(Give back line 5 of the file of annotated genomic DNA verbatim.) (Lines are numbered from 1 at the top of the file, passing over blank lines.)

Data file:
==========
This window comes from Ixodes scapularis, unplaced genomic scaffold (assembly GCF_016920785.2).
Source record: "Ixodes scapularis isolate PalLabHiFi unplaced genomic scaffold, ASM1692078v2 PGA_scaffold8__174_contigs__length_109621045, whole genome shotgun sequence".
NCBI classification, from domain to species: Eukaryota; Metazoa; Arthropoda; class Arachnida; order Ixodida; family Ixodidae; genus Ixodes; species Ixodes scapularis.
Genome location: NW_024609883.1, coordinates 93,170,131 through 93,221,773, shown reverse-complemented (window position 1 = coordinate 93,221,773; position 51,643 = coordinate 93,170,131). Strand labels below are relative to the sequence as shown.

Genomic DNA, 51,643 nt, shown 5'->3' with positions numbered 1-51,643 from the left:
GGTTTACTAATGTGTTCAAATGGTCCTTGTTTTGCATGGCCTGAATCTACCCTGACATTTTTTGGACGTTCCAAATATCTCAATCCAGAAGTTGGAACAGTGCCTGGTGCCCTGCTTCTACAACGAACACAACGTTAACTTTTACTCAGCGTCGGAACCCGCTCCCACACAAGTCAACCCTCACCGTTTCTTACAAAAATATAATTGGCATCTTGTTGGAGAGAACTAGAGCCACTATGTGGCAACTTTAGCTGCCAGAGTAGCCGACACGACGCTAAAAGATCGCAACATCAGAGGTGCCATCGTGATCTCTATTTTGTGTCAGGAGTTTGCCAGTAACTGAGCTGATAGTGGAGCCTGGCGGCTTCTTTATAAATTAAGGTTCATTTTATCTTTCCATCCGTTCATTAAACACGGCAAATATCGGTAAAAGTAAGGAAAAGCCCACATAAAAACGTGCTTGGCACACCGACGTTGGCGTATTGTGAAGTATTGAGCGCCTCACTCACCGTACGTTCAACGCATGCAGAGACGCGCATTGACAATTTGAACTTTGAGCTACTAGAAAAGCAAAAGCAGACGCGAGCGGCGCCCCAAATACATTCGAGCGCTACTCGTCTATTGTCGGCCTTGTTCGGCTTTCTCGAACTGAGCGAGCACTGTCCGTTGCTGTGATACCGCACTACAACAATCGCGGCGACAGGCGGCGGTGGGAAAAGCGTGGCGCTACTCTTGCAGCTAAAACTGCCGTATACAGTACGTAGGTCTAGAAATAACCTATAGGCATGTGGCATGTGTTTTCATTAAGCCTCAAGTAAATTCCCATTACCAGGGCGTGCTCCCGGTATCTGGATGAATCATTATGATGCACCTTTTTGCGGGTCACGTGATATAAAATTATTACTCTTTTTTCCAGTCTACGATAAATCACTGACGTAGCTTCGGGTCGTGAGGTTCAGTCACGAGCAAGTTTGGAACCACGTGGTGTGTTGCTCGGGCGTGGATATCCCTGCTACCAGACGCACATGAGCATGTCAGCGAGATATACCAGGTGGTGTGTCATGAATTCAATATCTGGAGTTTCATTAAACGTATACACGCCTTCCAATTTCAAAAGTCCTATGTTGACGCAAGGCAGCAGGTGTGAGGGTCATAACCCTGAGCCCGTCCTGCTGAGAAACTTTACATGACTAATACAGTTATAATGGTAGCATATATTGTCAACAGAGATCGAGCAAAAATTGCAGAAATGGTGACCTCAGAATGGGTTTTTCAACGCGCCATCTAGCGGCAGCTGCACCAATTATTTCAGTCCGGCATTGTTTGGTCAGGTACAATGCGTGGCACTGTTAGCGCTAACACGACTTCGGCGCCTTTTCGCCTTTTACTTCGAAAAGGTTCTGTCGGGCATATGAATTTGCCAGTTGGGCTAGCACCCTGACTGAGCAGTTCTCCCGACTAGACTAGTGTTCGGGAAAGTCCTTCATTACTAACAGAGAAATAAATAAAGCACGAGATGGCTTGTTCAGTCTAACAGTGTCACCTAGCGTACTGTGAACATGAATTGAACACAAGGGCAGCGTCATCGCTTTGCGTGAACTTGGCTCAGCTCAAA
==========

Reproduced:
Genomic DNA, 51,643 nt, shown 5'->3' with positions numbered 1-51,643 from the left: